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BEIJING -- A woman suspected of being part of knife-wielding gang that killed 29 people and injured 143 at a Chinese train station has admitted she took part in the attack, local media reported Tuesday.
"The woman suspect, who was wounded and captured alive, has soberly and truthfully made a confession,” Qin Guangrong, the party chief of the Yunnan Province, told a news conference according to Chinese online newspaper bzcm.net (link in Chinese).
Saturday's attack took place in the main train station of provincial capital Kunming.
No further details were released about the reported confession, the paper reported. Four others were shot dead and the final three suspects were arrested Monday.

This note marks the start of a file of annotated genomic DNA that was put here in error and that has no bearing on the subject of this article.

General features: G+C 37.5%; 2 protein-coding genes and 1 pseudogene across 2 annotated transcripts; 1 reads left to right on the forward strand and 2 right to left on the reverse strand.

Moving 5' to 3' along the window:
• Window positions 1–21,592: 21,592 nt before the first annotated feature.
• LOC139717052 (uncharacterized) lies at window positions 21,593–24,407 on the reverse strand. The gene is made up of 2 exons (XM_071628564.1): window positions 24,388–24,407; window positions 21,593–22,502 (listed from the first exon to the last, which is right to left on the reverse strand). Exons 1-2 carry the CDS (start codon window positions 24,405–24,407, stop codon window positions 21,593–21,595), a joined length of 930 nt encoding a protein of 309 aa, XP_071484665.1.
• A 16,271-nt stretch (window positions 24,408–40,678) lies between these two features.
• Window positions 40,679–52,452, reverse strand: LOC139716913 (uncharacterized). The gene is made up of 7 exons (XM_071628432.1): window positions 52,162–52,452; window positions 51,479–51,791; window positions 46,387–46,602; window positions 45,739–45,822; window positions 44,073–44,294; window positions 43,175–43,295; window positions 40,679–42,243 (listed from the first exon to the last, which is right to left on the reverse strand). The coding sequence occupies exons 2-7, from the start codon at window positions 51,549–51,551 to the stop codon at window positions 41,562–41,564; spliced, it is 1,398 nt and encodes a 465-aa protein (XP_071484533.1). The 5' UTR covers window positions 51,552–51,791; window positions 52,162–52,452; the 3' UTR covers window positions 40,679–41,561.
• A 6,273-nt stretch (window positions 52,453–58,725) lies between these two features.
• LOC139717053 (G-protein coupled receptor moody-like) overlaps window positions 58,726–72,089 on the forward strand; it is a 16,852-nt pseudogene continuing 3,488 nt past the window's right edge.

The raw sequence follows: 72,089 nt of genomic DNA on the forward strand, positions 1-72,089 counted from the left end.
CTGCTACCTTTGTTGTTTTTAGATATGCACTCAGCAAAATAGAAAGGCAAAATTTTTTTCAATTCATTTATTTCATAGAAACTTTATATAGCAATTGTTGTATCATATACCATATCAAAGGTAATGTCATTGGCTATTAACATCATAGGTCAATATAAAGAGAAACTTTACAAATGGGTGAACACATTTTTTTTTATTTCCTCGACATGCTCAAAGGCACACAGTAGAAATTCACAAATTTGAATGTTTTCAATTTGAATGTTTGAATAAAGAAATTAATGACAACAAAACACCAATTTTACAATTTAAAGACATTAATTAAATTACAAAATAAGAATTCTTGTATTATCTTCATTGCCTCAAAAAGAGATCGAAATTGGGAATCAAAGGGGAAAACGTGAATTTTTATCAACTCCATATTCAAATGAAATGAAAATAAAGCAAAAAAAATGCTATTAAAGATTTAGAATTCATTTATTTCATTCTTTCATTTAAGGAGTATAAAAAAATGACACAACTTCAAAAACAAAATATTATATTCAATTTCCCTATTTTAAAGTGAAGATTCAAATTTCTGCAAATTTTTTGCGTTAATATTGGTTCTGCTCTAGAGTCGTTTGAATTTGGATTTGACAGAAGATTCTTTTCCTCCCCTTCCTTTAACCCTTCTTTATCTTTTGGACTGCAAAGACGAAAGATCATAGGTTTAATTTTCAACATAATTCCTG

The state-run news agency Xinhua earlier said a "terrorist gang of eight members" was responsible for the attack.
Ethnic Turkish Uighur separatists have been sporadically fighting for an independent state in Xinjiang, a province in northwestern China.
Without mentioning Uighurs directly, Chinese President Xi Jinping called for resolute opposition to any words and actions that damage the country's ethnic unity on Tuesday Xinhua reported.
The tradition of all ethnic groups in the country "breathing the same air and sharing the same fate" should be handed down from generation to generation, he told a panel discussion at the National Committee of the Chinese People's Political Consultative Conference (CPPCC).
Prominent exiled Uighur leader and President of the World Uyghur Congress Rebiya Kadeer also urged China's government to respond calmly to a knife attack in the country's southwest and not "demonize" ethnic Uighurs.
Reuters contributed to this report.